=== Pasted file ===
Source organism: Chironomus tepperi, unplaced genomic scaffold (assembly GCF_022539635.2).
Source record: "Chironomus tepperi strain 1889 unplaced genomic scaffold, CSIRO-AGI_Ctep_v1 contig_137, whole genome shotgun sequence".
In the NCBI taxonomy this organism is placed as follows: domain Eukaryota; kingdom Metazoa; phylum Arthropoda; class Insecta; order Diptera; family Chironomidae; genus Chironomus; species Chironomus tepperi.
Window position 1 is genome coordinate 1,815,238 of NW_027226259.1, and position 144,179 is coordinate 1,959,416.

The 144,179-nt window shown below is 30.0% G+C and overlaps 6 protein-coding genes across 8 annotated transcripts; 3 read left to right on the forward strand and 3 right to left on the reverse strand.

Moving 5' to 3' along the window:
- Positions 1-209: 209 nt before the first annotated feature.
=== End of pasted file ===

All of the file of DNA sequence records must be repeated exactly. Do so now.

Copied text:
Source organism: Chironomus tepperi, unplaced genomic scaffold (assembly GCF_022539635.2).
Source record: "Chironomus tepperi strain 1889 unplaced genomic scaffold, CSIRO-AGI_Ctep_v1 contig_137, whole genome shotgun sequence".
In the NCBI taxonomy this organism is placed as follows: domain Eukaryota; kingdom Metazoa; phylum Arthropoda; class Insecta; order Diptera; family Chironomidae; genus Chironomus; species Chironomus tepperi.
Window position 1 is genome coordinate 1,815,238 of NW_027226259.1, and position 144,179 is coordinate 1,959,416.

The 144,179-nt window shown below is 30.0% G+C and overlaps 6 protein-coding genes across 8 annotated transcripts; 3 read left to right on the forward strand and 3 right to left on the reverse strand.

Moving 5' to 3' along the window:
- Positions 1-209: 209 nt before the first annotated feature.